If I am a company that is paid to “help” agencies with buying more NZ IT (even though they don’t), then I have an instant conflict. If I say anything publicly that is counter to the “success” of those projects then I won’t be allowed back in.

Government similarly, can cynically turn around and tell the entire industry that they were “consulted with”.

You can’t buy innovation. You can only uncover it.

One other thing is for certain, you can’t play their game if you want to innovate, you have to play your own.


  1. Ian, a SUPERB post! Excellently and expertly summarised. I couldn’t agree more, other than to add that the incumbent dinosaur ICT companies embedded in the government gravy train also expertly manipulate executive and agency decision making roles behind the scenes in an endless lobbying, wooing, and dubious pre-sales practices. They themselves also get manipulated with these same practices by the international giants. Net result is zero innovation, near-zero benefit to citizens, and almost no cost reductions except via the race-to-zero margins with closed vetted panel procurement contracts. The RFP processes used are a huge waste of everyone’s money and time, and could easily be replaced with sub 4 page requirements tenders followed with interested-vendor workshops to thrash out next-steps, strawman solutions etc. Also, in my opinion, the ICT functions of the DIA should be independently reviewed by an external party with no vested interests in government business, to measure their net effectiveness in their current role. Time for a disruptive change in how NZ government ICT processes function.

  2. Ian, yes, clearly written on a firing-on-all-6 day. Something I’ve learned over the years is that when procuring technical systems those making the decisions, or at least closely advising the decision makers, need to be at least as good as or preferably better engineers than prospective suppliers. Engineers with a reasonable understanding of accounting and contract law, not the reverse. Otherwise the culture moves towards exactly what you have described so well, decision by brand name and schmoozing, which is a recipe for mediocrity if not disaster. My own experiences when I have been a public servant purchasing technical services, had repeatedly indicated that the most creative, and by far the best value solutions typically comes from the smaller. leaner, meaner firms, whilst I have had no experiences that such purchases are any more risky than procuring from brand name organisations, in fact quite the reverse.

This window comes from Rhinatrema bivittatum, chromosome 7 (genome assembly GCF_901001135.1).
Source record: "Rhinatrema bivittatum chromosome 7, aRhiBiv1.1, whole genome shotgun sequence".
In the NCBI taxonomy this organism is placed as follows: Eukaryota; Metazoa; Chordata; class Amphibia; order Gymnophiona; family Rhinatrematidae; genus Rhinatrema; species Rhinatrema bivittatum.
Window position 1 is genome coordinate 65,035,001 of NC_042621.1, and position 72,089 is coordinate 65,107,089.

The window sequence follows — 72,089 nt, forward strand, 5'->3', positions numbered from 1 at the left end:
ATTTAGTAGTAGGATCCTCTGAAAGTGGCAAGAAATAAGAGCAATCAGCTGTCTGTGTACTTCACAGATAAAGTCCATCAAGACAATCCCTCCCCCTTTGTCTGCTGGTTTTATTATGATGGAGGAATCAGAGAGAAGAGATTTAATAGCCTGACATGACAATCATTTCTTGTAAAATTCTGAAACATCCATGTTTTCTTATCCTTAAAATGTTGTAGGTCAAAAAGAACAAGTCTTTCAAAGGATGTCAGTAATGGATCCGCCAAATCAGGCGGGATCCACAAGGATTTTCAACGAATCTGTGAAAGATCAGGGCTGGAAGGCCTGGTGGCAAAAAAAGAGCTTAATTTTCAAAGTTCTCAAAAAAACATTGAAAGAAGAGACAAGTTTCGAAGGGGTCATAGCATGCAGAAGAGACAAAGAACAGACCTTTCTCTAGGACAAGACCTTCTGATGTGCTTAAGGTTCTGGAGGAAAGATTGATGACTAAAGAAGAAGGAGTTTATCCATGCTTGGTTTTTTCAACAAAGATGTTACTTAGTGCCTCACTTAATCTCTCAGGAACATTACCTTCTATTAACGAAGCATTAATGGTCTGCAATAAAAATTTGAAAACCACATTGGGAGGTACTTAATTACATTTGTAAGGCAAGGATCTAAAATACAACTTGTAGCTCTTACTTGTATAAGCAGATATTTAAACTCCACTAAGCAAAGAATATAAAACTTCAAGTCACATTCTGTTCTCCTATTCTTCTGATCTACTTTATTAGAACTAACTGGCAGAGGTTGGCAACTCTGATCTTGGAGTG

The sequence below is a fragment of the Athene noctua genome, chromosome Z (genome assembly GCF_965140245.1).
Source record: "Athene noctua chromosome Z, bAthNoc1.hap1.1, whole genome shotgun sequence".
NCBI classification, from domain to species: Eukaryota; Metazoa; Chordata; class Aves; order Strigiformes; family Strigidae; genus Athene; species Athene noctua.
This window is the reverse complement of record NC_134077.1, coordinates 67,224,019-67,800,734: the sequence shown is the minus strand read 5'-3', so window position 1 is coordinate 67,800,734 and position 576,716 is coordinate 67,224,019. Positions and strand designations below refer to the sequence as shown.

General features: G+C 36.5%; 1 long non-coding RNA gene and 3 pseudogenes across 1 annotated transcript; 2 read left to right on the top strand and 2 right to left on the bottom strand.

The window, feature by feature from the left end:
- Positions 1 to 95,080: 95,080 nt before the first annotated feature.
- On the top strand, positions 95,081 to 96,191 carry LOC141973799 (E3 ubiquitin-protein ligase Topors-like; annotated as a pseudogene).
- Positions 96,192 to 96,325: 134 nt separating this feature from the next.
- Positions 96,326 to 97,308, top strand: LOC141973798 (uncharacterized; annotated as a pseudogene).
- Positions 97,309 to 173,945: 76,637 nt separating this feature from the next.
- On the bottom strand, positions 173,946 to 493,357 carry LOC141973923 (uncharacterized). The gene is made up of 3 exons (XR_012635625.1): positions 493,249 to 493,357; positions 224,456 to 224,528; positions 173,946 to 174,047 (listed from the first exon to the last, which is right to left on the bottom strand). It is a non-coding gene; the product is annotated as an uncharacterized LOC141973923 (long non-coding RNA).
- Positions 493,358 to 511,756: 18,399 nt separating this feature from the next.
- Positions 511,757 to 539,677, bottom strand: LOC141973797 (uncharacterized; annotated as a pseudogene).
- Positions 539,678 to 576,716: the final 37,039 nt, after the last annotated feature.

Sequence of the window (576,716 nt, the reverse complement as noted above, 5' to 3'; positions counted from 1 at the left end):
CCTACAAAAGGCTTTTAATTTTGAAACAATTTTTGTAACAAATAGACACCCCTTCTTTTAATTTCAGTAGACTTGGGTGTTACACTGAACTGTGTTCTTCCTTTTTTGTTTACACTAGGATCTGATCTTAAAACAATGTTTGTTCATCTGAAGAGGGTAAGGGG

3. Excellent article, Ian. If I might humbly suggest something – the NZ gov’t could take up what I consider to be a *very good idea* already taken up by the UK… they’ve mandated the use of open standards for gov’t software procurement and interaction with the private sector. Doing this levels the playing field and massively reduces the barriers for NZ-owned companies competing. We’ve put together a wee website outlining the situation: – would be interested in your thoughts.

  4. Interesting perspective, and I share a lot of the frustrations. Thanks for naming the vendor naivety point here too. It’s very easy to gang up on the government machine and actually, it’s a shared problem.

    Secondly, one aspect that is off of your list is actually wanting to innovate. Most innovation doesn’t come by ministerial decree or team spirit, it comes by having a desperate need to do something to survive. I’m not sure we have a shared attitude to innovate, and would be interested to learn of the success stories.

    By contrast, the Government Digital Services discussion in the UK continues to be an inspiration, setting new standards but also being incredibly open, communicative and mission driven that gets both agency and supplier excited to be coming to work.